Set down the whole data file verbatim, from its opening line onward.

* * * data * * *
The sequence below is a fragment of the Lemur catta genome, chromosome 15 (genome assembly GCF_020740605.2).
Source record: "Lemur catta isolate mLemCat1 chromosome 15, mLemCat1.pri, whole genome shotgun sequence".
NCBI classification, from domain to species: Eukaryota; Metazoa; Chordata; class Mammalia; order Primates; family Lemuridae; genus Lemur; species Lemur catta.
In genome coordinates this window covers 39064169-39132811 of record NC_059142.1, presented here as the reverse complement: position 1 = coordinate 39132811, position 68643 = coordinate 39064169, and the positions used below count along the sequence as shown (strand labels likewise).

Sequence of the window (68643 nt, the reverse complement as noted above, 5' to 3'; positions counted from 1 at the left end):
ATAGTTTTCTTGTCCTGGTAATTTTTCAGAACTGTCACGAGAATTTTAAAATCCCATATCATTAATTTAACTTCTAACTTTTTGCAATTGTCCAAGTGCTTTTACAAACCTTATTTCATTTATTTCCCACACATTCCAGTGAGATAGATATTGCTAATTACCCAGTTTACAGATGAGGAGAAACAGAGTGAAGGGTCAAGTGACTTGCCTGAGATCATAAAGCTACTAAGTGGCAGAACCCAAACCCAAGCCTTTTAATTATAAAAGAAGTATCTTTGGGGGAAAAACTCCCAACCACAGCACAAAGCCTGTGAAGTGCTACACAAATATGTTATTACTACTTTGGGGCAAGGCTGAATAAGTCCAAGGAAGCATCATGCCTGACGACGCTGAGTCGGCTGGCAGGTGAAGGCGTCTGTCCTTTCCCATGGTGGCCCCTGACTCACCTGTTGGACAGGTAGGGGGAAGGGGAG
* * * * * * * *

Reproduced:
The sequence below is a fragment of the Lemur catta genome, chromosome 15 (genome assembly GCF_020740605.2).
Source record: "Lemur catta isolate mLemCat1 chromosome 15, mLemCat1.pri, whole genome shotgun sequence".
NCBI classification, from domain to species: Eukaryota; Metazoa; Chordata; class Mammalia; order Primates; family Lemuridae; genus Lemur; species Lemur catta.
In genome coordinates this window covers 39064169-39132811 of record NC_059142.1, presented here as the reverse complement: position 1 = coordinate 39132811, position 68643 = coordinate 39064169, and the positions used below count along the sequence as shown (strand labels likewise).

Sequence of the window (68643 nt, the reverse complement as noted above, 5' to 3'; positions counted from 1 at the left end):
ATAGTTTTCTTGTCCTGGTAATTTTTCAGAACTGTCACGAGAATTTTAAAATCCCATATCATTAATTTAACTTCTAACTTTTTGCAATTGTCCAAGTGCTTTTACAAACCTTATTTCATTTATTTCCCACACATTCCAGTGAGATAGATATTGCTAATTACCCAGTTTACAGATGAGGAGAAACAGAGTGAAGGGTCAAGTGACTTGCCTGAGATCATAAAGCTACTAAGTGGCAGAACCCAAACCCAAGCCTTTTAATTATAAAAGAAGTATCTTTGGGGGAAAAACTCCCAACCACAGCACAAAGCCTGTGAAGTGCTACACAAATATGTTATTACTACTTTGGGGCAAGGCTGAATAAGTCCAAGGAAGCATCATGCCTGACGACGCTGAGTCGGCTGGCAGGTGAAGGCGTCTGTCCTTTCCCATGGTGGCCCCTGACTCACCTGTTGGACAGGTAGGGGGAAGGGGAG